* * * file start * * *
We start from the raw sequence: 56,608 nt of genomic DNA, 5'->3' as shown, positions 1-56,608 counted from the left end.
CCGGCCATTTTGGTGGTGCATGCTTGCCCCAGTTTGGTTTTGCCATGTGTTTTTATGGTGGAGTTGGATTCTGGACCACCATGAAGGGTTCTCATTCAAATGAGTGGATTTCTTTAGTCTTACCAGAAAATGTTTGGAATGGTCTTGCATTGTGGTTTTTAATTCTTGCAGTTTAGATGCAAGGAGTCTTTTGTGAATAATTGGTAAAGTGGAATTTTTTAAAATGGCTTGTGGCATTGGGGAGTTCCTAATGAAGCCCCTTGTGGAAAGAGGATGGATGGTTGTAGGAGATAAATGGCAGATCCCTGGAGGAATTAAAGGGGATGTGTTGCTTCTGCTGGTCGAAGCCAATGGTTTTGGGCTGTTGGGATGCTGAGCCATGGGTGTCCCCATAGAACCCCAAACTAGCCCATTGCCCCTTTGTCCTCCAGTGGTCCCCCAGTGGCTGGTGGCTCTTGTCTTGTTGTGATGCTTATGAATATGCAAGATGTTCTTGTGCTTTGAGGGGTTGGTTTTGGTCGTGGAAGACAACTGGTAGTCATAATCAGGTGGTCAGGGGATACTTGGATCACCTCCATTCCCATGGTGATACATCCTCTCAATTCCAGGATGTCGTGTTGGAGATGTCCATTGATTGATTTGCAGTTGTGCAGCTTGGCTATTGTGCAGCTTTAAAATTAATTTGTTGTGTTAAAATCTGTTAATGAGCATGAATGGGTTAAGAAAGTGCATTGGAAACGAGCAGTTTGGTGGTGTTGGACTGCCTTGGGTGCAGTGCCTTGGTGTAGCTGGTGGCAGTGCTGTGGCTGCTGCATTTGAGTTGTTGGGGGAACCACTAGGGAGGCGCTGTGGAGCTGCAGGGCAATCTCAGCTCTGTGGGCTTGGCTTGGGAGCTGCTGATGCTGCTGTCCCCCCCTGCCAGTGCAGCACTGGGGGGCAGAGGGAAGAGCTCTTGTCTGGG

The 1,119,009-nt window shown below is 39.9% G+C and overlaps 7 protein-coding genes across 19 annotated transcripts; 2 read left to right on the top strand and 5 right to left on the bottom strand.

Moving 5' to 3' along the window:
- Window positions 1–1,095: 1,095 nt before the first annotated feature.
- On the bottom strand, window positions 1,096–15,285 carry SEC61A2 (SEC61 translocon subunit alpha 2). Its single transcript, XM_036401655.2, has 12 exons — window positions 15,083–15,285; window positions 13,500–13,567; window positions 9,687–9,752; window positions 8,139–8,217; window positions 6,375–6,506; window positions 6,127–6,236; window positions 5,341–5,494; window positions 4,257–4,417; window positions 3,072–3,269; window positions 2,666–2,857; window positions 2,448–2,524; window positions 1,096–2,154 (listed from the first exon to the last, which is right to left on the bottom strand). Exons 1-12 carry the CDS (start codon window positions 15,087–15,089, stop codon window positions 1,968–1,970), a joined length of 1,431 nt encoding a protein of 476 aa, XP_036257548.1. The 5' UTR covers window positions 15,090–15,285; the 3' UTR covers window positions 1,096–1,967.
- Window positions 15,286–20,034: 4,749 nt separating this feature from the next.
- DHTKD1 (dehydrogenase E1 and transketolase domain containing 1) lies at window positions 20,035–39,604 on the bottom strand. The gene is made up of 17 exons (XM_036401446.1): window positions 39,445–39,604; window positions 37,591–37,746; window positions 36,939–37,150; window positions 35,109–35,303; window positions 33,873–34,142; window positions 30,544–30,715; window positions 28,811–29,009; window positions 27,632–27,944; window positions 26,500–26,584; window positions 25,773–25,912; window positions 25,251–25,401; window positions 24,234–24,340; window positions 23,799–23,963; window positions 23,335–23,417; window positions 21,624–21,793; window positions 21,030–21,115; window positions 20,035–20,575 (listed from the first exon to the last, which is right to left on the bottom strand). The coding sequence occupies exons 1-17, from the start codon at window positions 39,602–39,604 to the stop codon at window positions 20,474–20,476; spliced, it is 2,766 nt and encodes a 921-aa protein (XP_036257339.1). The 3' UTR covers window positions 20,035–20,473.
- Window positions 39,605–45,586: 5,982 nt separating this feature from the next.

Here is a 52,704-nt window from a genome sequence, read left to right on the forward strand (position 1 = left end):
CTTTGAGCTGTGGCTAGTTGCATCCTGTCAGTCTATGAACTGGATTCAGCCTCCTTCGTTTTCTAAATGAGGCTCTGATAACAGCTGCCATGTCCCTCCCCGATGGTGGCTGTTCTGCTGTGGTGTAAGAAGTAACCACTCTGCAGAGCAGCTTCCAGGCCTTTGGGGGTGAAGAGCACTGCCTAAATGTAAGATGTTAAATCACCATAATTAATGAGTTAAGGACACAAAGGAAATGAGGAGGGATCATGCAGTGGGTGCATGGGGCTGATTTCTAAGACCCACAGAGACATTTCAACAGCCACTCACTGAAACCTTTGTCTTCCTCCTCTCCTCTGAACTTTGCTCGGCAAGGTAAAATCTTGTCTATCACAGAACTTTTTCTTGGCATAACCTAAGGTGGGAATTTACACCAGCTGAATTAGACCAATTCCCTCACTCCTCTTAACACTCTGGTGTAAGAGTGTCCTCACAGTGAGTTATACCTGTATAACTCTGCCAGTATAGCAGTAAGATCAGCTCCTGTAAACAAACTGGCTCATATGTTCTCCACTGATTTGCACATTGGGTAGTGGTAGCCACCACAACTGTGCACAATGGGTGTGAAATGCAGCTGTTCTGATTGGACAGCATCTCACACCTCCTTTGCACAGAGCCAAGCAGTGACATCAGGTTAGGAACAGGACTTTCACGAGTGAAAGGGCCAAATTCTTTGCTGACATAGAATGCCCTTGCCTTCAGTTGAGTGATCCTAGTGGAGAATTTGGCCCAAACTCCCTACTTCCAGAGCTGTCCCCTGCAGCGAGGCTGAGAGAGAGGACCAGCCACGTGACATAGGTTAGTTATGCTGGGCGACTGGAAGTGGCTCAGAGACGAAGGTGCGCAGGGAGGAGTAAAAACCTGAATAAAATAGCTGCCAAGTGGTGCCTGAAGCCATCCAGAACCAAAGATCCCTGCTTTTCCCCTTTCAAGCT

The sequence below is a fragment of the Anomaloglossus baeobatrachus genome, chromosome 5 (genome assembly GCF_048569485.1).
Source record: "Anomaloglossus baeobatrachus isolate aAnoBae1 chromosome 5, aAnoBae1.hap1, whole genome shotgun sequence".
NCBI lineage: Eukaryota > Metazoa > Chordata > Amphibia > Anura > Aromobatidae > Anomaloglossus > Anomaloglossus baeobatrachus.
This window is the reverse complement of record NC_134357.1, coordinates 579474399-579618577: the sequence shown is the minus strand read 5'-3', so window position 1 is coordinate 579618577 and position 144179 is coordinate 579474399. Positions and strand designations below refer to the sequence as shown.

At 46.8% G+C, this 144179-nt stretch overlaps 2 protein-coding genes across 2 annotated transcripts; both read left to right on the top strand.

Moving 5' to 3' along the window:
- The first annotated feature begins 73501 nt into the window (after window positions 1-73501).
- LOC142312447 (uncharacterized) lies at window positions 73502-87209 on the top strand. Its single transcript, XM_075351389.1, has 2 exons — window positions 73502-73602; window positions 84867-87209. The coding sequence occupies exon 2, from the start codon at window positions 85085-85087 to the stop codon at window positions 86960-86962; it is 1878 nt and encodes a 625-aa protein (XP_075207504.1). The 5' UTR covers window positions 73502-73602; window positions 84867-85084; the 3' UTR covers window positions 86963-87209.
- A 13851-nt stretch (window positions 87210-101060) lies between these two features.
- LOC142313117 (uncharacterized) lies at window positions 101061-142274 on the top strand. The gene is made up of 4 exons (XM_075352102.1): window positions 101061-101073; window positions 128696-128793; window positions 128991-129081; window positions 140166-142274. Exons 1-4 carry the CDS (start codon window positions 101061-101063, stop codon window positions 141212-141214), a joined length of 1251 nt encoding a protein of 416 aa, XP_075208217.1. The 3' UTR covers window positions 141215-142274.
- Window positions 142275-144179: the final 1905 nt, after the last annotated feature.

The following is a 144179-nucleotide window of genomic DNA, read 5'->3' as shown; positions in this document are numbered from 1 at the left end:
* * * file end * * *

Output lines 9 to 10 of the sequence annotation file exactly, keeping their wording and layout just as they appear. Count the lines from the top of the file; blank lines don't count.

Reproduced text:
- Window positions 39,605–45,586: 5,982 nt separating this feature from the next.

Here is a 52,704-nt window from a genome sequence, read left to right on the forward strand (position 1 = left end):